FIG. 3 illustrates a process of generating or updating data stored in the LUT 46 which is carried out by the DSP 54. The DSP 54 is in a waiting state while continuously receiving a temperature data of the HPA, a clock signal, and an external control signal (step 100). When receiving, in the waiting state, the IF output data sampled by the second ADC 42 and stored in the memory 56, the DSP 54 computes a Fast Fourier transform (FFT) expressed by a following equation (step 104).
where WN=e −j(2π/N), and y(n) denotes the IF output data and L denotes the length of a block.
The DSP 54 calculates an average of the FFT operation results over several data blocks and determines whether the average of the intermodulation distortion, E [|Y(K)|2], is greater than a certain threshold (step 106). In the case that the average intermodulation distortion is not greater than the threshold, the DSP 54 returns to the waiting state. If, however, the average intermodulation distortion is greater than the threshold in the step 106, the DSP 54 receives the IF input data and the IF output data sampled by the first and the second ADCs 40 and 42, respectively, from the memory 50 (step 108) to calculate a cross correlation value between them by equation 2 (step 110).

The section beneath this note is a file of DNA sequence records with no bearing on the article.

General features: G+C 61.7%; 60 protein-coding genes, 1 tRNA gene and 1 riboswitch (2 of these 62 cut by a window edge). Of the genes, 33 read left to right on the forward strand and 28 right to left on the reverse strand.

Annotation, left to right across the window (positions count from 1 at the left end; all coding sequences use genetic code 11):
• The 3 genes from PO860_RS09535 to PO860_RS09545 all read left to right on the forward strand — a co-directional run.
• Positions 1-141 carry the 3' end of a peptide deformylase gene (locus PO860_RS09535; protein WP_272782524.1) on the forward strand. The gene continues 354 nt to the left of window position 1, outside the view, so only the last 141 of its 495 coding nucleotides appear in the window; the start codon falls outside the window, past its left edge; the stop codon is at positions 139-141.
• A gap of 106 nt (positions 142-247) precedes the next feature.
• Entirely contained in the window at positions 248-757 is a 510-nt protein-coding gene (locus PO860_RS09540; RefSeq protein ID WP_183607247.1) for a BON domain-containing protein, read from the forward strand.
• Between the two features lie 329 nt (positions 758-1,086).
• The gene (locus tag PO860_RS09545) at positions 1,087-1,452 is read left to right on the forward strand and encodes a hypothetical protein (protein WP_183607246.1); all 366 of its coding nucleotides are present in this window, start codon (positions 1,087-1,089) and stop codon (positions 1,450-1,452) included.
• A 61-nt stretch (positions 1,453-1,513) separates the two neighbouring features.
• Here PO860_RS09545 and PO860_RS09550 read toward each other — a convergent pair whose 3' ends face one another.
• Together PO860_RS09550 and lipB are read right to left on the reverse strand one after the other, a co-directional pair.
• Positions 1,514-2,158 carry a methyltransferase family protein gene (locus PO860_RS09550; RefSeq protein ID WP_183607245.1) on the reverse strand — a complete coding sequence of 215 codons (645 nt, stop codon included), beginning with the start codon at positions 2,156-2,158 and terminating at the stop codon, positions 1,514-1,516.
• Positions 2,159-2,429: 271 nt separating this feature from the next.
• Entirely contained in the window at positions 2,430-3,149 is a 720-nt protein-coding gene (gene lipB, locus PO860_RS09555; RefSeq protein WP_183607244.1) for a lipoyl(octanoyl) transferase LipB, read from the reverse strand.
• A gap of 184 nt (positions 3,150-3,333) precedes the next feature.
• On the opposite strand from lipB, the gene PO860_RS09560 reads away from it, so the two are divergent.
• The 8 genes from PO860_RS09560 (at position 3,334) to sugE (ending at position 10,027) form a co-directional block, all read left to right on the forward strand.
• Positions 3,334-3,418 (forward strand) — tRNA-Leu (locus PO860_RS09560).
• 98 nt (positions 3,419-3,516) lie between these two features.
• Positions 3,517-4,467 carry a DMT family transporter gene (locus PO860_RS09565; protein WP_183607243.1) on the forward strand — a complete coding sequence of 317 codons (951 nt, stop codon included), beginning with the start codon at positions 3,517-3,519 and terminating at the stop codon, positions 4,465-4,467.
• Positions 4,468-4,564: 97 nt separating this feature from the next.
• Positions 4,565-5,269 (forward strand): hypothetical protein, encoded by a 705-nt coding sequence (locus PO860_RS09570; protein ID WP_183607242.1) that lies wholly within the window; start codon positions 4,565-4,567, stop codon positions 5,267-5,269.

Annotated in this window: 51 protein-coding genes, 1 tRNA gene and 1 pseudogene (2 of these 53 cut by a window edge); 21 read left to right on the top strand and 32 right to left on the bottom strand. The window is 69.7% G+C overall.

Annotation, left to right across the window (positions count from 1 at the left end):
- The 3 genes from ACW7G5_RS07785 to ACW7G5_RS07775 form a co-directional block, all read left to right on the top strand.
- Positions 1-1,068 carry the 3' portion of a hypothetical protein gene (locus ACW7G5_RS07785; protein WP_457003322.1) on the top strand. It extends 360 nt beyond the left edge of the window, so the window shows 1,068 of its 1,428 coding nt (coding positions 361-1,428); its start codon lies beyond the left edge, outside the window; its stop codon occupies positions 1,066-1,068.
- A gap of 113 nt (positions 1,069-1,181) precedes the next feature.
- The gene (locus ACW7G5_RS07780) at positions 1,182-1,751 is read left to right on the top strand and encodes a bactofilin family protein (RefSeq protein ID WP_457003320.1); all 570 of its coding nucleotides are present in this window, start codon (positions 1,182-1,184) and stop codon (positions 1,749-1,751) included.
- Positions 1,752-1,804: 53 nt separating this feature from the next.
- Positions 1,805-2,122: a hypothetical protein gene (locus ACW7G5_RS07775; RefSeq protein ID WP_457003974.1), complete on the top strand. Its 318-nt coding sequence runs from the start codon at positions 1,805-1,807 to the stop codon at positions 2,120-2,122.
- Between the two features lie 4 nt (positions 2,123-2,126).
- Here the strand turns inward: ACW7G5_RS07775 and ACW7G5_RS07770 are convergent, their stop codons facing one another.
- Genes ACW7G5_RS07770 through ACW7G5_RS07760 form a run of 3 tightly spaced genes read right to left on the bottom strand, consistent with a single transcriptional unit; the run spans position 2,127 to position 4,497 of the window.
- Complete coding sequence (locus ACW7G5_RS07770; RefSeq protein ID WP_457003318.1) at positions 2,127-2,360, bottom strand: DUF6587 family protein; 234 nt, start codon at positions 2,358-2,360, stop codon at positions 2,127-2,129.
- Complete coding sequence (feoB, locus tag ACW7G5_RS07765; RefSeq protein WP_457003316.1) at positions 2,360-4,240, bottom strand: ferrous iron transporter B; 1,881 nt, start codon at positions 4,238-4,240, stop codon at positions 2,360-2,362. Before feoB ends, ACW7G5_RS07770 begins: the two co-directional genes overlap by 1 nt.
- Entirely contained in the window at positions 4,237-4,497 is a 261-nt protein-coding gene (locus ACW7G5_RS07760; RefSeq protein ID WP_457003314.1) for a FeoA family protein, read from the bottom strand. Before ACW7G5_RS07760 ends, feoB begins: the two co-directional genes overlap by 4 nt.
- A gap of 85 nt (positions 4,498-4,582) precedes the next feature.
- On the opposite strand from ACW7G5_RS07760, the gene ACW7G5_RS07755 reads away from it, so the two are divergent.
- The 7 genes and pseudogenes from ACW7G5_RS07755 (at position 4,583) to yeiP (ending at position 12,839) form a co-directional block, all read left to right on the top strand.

where K is a size of a delay search window.
Based on the cross correlation value c(m), the DSP 54 estimates a time delay between the IF input data and the IF output data corresponding to the IF input data by equation 3 (step 112).